Between the 20 or so of us, The Muse team has probably been on several hundred interviews in our day.
(We know. We cringe thinking about it, too.)
In other words, we’ve been through all of those OMG-what-should-I-wear panic attacks and bathroom-mirror rehearsals of the perfect answer to “What’s your biggest weakness?” that you’re probably dealing with as you prepare for your big day.
But all those pantsuits and practiced answers weren’t for naught. In the interest of sharing our hard-won job search expertise, we’ve put together a list of the biggest job interview questions we had going in—and answers that will help you go into yours totally prepared.
Consider it everything you ever wanted to know about interviewing—answered.
1. What Should I Wear?
Traditional interview wisdom will tell you a dark suit, a pressed button-down, and perfectly shined pumps or shoes. But truthfully, it all depends on the gig you’re applying for. This getup works great in a traditional environment, like a bank or law firm, but at a more creative business or a startup, you’ll be way overdressed—and a polished business casual look might be much better. Check out our guide on pulling off a business casual look to learn more.
2. What Should I Ask the Interviewer Beforehand?
Knowing all the small details can make a big difference in your confidence on interview day, so it’s totally OK to ask a few clarifying questions. Make sure you’re clear on who you’ll be meeting with (especially if there are multiple people), if there are any special directions or parking details, how long the meeting will last, and if there’s anything you should prepare.
3. What Should I Bring?
Three copies of your resume, a few of your best work samples if you have them, a notepad and pen, and, well, the basics you’d bring going anywhere (cash, your silenced phone, breath mints). All held in a classy padfolio or bag!
4. What Should I Prepare?
For most interviews, you’ll want to think through the most common interview questions hiring managers ask. (And yes, we have ideas for all of them.) While you don’t have to have scripted answers to them (in fact, please don’t), thinking through common questions and how your experiences can help answer them will help you feel a lot more comfortable on the day of.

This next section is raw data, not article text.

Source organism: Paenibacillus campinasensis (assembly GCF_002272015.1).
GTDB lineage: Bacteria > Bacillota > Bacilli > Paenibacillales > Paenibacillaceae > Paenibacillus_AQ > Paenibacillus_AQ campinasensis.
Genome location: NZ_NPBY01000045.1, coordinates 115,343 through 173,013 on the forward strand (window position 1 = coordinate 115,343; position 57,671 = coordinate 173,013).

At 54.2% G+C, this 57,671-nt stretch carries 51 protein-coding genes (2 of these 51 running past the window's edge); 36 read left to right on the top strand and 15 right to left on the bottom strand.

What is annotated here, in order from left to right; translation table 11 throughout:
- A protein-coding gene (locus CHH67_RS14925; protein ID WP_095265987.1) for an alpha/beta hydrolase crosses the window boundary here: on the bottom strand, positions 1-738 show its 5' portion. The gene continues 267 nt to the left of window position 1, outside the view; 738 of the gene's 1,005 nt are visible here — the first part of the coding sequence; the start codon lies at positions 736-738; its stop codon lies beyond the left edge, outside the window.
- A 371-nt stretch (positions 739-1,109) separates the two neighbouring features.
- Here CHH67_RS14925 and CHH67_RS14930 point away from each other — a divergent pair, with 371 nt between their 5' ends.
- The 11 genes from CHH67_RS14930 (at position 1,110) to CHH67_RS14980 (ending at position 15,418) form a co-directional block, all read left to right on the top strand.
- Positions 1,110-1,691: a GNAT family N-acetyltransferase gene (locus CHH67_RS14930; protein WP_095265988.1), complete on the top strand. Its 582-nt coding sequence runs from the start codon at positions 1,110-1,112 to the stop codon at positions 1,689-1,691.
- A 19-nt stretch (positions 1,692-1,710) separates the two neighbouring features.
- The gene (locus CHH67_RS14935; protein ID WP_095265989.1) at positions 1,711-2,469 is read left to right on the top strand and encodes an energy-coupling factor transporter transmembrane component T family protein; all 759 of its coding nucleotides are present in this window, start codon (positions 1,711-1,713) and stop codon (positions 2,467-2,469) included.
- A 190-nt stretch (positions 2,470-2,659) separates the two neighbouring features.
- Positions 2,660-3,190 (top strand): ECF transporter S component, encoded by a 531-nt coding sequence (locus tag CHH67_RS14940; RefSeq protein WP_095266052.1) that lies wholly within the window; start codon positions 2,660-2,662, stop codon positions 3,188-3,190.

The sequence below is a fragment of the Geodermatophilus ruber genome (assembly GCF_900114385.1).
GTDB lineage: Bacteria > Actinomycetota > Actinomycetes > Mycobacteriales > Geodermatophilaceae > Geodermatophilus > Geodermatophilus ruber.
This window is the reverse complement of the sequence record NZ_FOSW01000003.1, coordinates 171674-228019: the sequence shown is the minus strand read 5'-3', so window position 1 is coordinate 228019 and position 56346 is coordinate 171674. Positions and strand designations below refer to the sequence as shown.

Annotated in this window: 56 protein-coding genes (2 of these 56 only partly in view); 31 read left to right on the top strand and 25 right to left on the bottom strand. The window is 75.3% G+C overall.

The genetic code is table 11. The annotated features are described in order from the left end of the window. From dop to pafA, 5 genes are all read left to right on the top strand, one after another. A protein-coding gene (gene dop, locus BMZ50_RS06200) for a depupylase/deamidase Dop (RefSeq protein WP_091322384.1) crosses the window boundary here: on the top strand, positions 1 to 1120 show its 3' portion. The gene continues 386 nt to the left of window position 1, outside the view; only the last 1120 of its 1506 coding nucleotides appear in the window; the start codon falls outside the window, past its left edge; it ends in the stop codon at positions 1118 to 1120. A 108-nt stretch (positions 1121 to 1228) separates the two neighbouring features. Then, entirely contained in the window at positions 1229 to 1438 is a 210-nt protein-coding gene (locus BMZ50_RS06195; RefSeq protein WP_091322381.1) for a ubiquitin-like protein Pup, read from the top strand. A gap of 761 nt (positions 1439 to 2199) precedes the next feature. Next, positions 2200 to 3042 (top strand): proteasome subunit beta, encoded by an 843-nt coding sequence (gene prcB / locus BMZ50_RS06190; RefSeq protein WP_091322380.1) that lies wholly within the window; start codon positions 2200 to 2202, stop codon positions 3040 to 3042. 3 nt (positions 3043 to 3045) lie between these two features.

5. How Much Research About the Company Should I Do?
In short, as much as possible. You should be up to speed on what the company does, your interviewers’ backgrounds, and any current events or press. You should also try to get insight into the culture and interview process using Glassdoor or, yes, informational interviews.
You want to work here, right? That said, remember, you’re going to an interview, not trivia night. While it might be key to know a company is rapidly expanding in Asia, you don’t need to memorize how many offices it has in each country. Read up on the company, but don’t stay up all night stressing over the details.
6. What Time Should I Get There?
Early! We like the better-safe-than-sorry approach here and suggest planning to get to the office with about 30 minutes of leeway—you never know what traffic or subway gods could be working against you. Disclaimer: If you do arrive early, don’t tell the receptionist you’re here just yet—sit in the lobby or Starbucks and gather your thoughts until about five minutes prior to your meeting time. No one appreciates a too-early bird.
7. What Do I Do if I Know I’m Going to Be Late?
Um, that’s why we said to get there early. But in reality, life happens, and being late (for a really good reason) generally isn’t a deal-breaker. If you’re in your car, use your hands-free to calmly call and ask the receptionist if he or she has suggestions for an alternate route. It’s a way to hint that you may be unavoidably late without calling and complaining about traffic. Serious subway delays? Get off at the next stop and hoof it or catch a cab. And if you still arrive late? Apologize sincerely—once—and put your game face back on. Don’t keep bringing it up.
8. What Should I Do if I’m Sick? Can I Cancel?
The best way to handle this situation is to avoid it. Feel like you’re getting sick on Wednesday? Don’t chance your Friday interview—call and ask to push it to the following Monday. If you wake up the day of and feel a little scratchy? Ask yourself what you would do if you had a major presentation: Would you be able to load up on DayQuil, push yourself, do a good job, then go home and get into bed; or do you know you’d be foggy and coughy?
If you won’t be able to make a good impression, email as early as possible. Try to schedule an alternative time by offering your availability, and make sure it’s more than a day away so you won’t have to call if off again.
9. Should I Reach for a Handshake or Wait for the Interviewer?
Go ahead and reach on out—it shows you’re friendly and assertive. And follow pro Olivia Fox Cabane’s tips to make sure you’re shaking the right way.
10. Where Should I Sit?